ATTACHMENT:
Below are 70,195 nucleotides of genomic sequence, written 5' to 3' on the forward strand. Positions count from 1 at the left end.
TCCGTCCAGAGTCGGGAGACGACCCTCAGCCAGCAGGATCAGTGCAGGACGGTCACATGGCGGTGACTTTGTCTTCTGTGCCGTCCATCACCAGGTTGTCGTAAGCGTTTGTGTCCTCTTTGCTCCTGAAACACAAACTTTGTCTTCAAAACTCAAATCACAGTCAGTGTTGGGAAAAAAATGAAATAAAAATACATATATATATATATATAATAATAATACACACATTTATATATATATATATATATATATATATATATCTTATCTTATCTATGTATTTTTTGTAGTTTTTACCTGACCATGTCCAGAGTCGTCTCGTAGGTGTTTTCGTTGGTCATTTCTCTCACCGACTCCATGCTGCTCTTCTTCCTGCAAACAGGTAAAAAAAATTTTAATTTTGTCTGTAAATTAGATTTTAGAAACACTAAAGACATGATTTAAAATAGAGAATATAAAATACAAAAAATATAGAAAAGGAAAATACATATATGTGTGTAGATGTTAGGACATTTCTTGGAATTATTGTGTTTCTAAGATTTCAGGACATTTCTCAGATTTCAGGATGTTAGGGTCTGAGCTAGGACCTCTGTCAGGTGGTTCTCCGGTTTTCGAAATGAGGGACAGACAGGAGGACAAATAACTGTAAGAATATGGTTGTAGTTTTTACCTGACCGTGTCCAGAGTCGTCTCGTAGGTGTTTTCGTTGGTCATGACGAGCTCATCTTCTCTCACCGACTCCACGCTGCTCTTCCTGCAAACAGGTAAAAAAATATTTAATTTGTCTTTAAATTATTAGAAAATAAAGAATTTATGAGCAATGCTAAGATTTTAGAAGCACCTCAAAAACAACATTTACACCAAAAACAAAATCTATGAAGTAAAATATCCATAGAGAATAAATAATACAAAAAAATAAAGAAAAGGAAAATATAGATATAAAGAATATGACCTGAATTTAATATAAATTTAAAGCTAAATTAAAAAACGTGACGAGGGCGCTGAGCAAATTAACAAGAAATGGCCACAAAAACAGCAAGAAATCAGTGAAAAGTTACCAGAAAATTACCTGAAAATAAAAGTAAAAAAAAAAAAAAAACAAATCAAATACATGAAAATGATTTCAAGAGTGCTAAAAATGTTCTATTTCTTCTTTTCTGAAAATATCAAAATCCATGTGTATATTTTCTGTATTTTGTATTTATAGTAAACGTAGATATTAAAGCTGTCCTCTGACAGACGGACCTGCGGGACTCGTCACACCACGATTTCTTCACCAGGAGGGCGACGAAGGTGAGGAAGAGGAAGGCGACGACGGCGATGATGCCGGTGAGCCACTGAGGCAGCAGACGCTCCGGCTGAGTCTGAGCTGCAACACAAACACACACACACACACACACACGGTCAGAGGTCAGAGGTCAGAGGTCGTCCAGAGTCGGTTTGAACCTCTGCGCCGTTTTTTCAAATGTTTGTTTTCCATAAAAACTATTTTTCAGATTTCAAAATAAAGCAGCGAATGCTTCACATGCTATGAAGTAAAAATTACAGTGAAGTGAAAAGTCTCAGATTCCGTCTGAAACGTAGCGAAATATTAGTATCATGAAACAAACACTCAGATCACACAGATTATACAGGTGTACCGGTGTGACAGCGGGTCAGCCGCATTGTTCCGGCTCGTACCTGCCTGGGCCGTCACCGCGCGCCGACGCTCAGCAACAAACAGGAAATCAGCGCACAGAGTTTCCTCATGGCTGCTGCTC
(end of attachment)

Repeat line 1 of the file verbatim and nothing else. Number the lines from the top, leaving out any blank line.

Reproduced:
Below are 70,195 nucleotides of genomic sequence, written 5' to 3' on the forward strand. Positions count from 1 at the left end.